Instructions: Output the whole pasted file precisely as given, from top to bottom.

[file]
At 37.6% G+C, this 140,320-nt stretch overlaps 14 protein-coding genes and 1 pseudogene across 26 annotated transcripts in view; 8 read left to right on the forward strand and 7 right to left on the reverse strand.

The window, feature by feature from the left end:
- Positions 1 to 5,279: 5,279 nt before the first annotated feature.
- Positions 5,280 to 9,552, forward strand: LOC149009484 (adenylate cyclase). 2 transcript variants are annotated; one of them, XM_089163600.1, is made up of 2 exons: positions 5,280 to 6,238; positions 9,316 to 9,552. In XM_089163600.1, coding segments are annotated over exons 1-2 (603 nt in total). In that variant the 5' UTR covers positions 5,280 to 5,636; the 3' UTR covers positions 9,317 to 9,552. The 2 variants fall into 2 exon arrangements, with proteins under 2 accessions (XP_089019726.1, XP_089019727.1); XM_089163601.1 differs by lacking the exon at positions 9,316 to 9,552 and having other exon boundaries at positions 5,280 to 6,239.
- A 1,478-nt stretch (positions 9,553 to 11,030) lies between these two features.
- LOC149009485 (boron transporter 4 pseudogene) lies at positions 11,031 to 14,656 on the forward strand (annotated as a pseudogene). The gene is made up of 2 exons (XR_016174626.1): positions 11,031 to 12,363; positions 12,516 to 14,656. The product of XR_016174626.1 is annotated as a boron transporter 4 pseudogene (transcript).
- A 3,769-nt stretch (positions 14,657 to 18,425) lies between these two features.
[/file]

At 37.6% G+C, this 140,320-nt stretch overlaps 14 protein-coding genes and 1 pseudogene across 26 annotated transcripts in view; 8 read left to right on the forward strand and 7 right to left on the reverse strand.

The window, feature by feature from the left end:
- Positions 1 to 5,279: 5,279 nt before the first annotated feature.
- Positions 5,280 to 9,552, forward strand: LOC149009484 (adenylate cyclase). 2 transcript variants are annotated; one of them, XM_089163600.1, is made up of 2 exons: positions 5,280 to 6,238; positions 9,316 to 9,552. In XM_089163600.1, coding segments are annotated over exons 1-2 (603 nt in total). In that variant the 5' UTR covers positions 5,280 to 5,636; the 3' UTR covers positions 9,317 to 9,552. The 2 variants fall into 2 exon arrangements, with proteins under 2 accessions (XP_089019726.1, XP_089019727.1); XM_089163601.1 differs by lacking the exon at positions 9,316 to 9,552 and having other exon boundaries at positions 5,280 to 6,239.
- A 1,478-nt stretch (positions 9,553 to 11,030) lies between these two features.
- LOC149009485 (boron transporter 4 pseudogene) lies at positions 11,031 to 14,656 on the forward strand (annotated as a pseudogene). The gene is made up of 2 exons (XR_016174626.1): positions 11,031 to 12,363; positions 12,516 to 14,656. The product of XR_016174626.1 is annotated as a boron transporter 4 pseudogene (transcript).
- A 3,769-nt stretch (positions 14,657 to 18,425) lies between these two features.